The Presidential Election Petition Court (PEPC) is thinkering with an idea of consolidating all the surviving three petitions challenging the conduct and outcome of the February 25 election that produced Bola Tinubu of the All Progressives Congress(APC) as the president-elect.
The intention was communicated to counsel to the parties on Saturday by Chairman of the five-member panel, Justice Haruna Tsammani, who drew their attention to Paragraph 50 of the First Schedule to the Electoral Act, to merge all the petitions and determine them together.
But responding, lead counsel to Atiku and PDP, Chief Chris Uche, SAN, pleaded the court for time to consult his client.
“My lords, we will not say that we have not looked at it, but perhaps it may require consultation with the other petitioners.
We, therefore, ask for a stand down or an adjournment so that we can explore the modalities since this is like a marriage which is a union between two consenting adults,” Uche, SAN, added.
The Independent National Electoral Commission, INEC, in its response, threw its weight behind the planned consolidation of the petitions.
My lords, my personal conviction is that the provision is mandatory. It clearly stated that if there are two petitions or more that are filed to nullify the same election or return, it must be consolidated, unless the court directs otherwise.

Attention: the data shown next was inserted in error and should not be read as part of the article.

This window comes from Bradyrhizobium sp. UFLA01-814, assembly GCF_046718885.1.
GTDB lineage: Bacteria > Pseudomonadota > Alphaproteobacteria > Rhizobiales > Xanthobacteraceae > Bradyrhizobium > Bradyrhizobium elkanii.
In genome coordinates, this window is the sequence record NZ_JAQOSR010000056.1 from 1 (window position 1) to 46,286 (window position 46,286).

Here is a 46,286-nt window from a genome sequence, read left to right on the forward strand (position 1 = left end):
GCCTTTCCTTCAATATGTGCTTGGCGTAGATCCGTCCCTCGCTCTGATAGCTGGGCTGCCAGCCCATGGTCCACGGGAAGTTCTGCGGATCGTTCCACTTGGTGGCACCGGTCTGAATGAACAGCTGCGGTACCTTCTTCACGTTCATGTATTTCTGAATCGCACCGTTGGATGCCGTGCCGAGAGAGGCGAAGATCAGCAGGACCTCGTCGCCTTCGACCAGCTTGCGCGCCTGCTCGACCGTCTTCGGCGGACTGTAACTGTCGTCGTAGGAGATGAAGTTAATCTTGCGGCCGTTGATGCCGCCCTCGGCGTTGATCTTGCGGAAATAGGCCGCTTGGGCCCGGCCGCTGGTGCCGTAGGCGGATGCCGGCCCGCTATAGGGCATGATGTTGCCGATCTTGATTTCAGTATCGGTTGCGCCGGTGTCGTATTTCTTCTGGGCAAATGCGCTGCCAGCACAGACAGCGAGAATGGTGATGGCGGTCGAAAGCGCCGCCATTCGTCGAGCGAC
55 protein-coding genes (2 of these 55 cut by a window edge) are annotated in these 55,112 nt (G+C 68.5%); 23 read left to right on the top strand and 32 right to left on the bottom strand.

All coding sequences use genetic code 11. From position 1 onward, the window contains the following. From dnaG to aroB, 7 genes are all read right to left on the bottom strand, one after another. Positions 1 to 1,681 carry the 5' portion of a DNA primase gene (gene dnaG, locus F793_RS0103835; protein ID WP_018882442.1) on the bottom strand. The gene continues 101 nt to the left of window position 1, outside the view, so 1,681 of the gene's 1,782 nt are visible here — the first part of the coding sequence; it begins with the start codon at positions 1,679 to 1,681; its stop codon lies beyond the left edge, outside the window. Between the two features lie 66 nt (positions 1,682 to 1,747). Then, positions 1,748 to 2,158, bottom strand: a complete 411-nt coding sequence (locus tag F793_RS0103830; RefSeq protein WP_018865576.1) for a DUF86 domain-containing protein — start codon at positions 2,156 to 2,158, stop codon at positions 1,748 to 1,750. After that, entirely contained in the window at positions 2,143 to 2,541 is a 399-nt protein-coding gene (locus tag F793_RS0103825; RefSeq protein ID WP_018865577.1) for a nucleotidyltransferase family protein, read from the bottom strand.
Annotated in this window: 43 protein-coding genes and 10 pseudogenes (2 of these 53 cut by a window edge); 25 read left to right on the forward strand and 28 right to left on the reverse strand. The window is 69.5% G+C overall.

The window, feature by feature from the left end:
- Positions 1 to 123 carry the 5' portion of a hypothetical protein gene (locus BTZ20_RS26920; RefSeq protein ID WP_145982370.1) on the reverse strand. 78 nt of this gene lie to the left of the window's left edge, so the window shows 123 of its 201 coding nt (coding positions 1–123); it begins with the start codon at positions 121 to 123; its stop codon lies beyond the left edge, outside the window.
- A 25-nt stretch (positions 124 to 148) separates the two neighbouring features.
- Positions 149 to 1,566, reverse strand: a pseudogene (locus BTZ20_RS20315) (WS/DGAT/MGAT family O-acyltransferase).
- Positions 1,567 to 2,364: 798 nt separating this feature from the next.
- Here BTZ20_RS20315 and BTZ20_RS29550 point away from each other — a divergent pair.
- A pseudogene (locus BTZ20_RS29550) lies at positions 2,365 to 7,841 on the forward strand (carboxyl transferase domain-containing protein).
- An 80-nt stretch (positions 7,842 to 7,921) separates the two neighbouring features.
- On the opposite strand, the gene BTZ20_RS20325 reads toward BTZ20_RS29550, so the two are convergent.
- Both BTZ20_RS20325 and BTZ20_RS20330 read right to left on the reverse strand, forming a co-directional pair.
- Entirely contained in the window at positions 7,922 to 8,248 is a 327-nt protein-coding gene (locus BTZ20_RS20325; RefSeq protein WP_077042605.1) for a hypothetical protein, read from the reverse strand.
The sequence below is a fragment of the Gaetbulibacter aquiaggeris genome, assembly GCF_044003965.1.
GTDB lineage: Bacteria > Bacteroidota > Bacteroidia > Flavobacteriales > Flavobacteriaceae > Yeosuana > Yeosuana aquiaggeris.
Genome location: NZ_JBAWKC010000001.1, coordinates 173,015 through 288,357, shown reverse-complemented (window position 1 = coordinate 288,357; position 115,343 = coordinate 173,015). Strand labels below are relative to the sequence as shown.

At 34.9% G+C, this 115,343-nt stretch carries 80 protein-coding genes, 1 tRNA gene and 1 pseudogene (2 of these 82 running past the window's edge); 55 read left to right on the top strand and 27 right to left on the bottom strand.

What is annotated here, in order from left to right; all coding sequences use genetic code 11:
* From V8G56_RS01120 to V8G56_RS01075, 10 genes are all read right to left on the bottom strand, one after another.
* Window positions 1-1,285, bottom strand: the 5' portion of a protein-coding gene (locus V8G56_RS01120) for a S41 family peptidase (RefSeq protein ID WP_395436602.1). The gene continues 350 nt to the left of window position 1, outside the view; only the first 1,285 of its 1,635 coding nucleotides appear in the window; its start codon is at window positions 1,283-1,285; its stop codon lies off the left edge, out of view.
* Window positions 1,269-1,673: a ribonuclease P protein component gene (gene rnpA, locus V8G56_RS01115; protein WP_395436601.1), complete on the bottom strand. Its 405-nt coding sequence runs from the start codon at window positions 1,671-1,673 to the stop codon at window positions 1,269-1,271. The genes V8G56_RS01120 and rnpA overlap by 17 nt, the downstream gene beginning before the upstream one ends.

“We are happy with the provision of the law and we are also happy with whatever position your lordships will take with respect to this matter,” INEC’s lead counsel, Mr. Abubakar Mahmood, SAN, told the court.
However, Mr. Roland Otaru, SAN, who appeared on behalf of the President-elect, Asiwaju Bola Tinubu and the Vice President-elect, Senator Kashim Shettima, said he would need time to consult.
Alhough five petitions were initially filed to challenge the declaration of Tinubu as winner of the election, however, the Action Alliance, AA, on May 8, withdrew its case, even as the Action Peoples Party, APP, followed suit two days later by also discontinuing further proceedings on its own petition.
The three surviving petitions are those filed by Atiku and PDP; Peter Obi and his Labour Party and the Allied Peoples’ Movement(APM).
While Atiku’s joint petition with the PDP, was marked CA/PEPC/05/2023, that of Obi and the LP was registered as CA/PEPC/03/2023.
The APM, in its petition marked: CA/PEPC/04/2023, that the withdrawal of Mr. Ibrahim Masari who was initially nominated as the Vice-Presidential candidate of the All Progressives Congress, APC, invalidated Tinubu’s candidacy in view of Section 131(c) and 142 of the 1999 Constitution, as amended.
The party argued that there was a gap of about three weeks between the period that Masari, who was listed as the 5th Respondent in the petition, expressed intention to withdraw, the actual withdrawal of his purported nomination, and the time Tinubu purportedly replaced him with Senator Kashim Shettima.
It further argued that Tinubu’s candidature had elapsed as at the time he nominated Shettima as Masari’s replacement.
INEC had on March 1, announced Tinubu of the APC as winner of the presidential poll, ahead of 17 other candidates that contested the election.
The electoral body declared that Tinubu scored a total of 8,794,726 votes to defeat the two major contenders, Atiku of the PDP, who came second with a total of 6,984,520 votes and Mr. Peter Obi of the Labour Party, LP, who came third with a total of 6,101,533 votes.
Dissatisfied with the outcome of the election, both. Atiku and Obi, while separately claiming that they won the contest, lodged petitions before the court.